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Still Alive and Kicking; CS has moved to Substack!
A new look and new content to come
CS has moved to its new home here on Substack. Hopefully this will make it easier to post content since I won't need to worry as much about admin and maintenance and I can just focus on writing content. It seems like a good place for CS to live for now but we'll see how it goes.
It's been a while since the last post on CS, which was in March 2021 on the initial proposal from the European Commission for a Digital Services Act (of course that piece of legislation has since been passed).
Also around that time I started my new job working in data rights, and this left me little time for blogging. But I still continued reading/researching some interesting topics that I think are worth writing about on here when I get the chance.
So in the next month or so, I'll start posting on CS again and hopefully on a regular basis (maybe at least once per month). The first few posts will be on the following topics:
I will do a review of Jamie Susskind's latest book, The Digital Republic, which argues that we need a new way for approaching democracy in the 21st century given the modern trends in technology and power. This is based on the premise that, currently, (a) technologies/tech companies exert immense power in society, (b) that power is growing, (c) that power is entrusted in those who write code and build these technologies (or run the companies), (d) that power is exercised outside of the normal political systems and therefore evades the traditional controls and constraints we would except to apply to such exercises of power, and (d) this is a problem for the sustainability of society and democracy. Susskind's proposed solution to this is what he calls 'a digital republic', which has the goal of preventing “the awesome power of digital technology from escaping acceptable bounds of control”, whilst also ensuring that technology does not “undermine the value of a free and democratic society.” It is a fascinating read, and I will try to pick out a few key points from the book to write about in detail.
As already mentioned, the DSA officially became EU law on 19 October 2022. I have not looked at the Regulation in detail since it passed, and only lightly followed its development during the legislative process. It would therefore be good to revisit this legislation and see what changes have been made from the initial proposal I analysed back in March 2021. One provision that I know has been added that would be interesting to look at concerns advertising on online platforms; Article 26(3) states that "Providers of online platforms shall not present advertisements to recipients of the service based on profiling as defined in Article 4, point (4), of [the GDPR] using special categories of personal data referred to in Article 9(1) of [the GDPR]."
I have been exploring ways to more accurately measure the impact of law/policy interventions like the DSA on tech companies (or at least in a way that I have not thought of before). Over the past couple years, I have been reading, on and off, about systems thinking and complexity thinking to try to have a better framework for understanding how the world works in general. A few books that I have read on this include Donella Meadow's Thinking in Systems (as well as some of her lectures available on YouTube here and here), Embracing Complexity: Strategic Perspectives for an Age of Turbulence by Jean G. Boulton, Peter M Allen and Cliff Bowman, and Modeling and Simulation by Hartmut Bossel. (Ray Dalio's Principles for Dealing with the Changing World Order: Why Nations Succeed and Fail also applies some of the themes of systems and complexity thinking presented by Meadows, Boulton et al and Bossel). Last year, I started putting a post together on how these modes of thinking could be applied to Zuboff's conception of surveillance capitalism. I'll try to complete it and post it here some time in early 2023.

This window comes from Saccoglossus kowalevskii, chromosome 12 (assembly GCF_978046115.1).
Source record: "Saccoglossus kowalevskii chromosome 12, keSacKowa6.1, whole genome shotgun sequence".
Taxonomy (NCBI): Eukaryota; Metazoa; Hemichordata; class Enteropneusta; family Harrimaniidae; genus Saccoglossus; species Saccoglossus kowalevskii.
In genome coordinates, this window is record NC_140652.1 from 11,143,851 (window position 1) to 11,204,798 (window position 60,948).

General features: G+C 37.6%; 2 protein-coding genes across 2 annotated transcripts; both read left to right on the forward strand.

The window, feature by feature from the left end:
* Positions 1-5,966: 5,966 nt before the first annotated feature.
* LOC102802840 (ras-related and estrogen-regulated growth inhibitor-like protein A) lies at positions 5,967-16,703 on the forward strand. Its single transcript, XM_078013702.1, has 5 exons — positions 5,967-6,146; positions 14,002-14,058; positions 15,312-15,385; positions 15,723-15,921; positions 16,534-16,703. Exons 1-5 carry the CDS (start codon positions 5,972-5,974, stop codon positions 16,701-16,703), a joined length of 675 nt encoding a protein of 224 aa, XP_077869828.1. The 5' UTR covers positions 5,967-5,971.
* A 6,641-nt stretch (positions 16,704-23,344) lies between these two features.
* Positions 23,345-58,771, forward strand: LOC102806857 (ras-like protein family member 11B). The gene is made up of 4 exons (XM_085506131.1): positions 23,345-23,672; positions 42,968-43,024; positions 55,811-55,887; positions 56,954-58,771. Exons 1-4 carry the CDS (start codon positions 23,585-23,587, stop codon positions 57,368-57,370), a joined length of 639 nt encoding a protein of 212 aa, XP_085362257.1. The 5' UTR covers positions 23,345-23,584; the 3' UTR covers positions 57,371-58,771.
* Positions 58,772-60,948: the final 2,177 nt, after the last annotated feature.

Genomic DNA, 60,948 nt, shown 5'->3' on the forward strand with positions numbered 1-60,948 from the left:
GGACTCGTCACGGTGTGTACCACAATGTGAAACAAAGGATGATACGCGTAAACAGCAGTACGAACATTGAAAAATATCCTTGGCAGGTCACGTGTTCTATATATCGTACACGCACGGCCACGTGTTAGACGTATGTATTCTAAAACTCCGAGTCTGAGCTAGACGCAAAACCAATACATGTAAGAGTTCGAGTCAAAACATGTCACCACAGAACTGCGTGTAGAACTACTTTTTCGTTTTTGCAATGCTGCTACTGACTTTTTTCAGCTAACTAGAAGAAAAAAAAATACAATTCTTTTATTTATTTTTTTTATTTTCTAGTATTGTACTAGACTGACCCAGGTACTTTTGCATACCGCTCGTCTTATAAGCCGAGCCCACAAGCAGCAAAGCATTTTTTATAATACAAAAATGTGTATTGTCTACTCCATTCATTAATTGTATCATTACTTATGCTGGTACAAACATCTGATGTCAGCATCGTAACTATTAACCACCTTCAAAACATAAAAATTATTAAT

So there should be some new posts on CS soon. In the meantime, check out some of the other interesting things I have been looking at:
An interview with John Rust, founder of the Psychometrics Center at the University of Cambridge. He talks about the development of algorithms that predict people's personalities based on their digital footprints, which was used by Cambridge Analytica to help the Trump campaign in the 2016 presidential election. He has also written a book on the topic.
This paper by Petter Törnberg which shows that social media may not actually exacerbate polarisation by isolating users from opposing views through so-called 'echo chambers'. Rather, there is more evidence that they make users (i) choose a side in a polarised debate, and (ii) interact with those with opposing or different views in an adversarial manner. You can also see the Twitter thread here that simplifies the findings of the paper.
I've been following the developments around the UK's data adequacy journey for a few years now. In doing so, I have been maintaining a Twitter thread since December 2020 with links to articles and other important events concerning UK adequacy, including the potential impact of the government's latest proposed data protection reforms.
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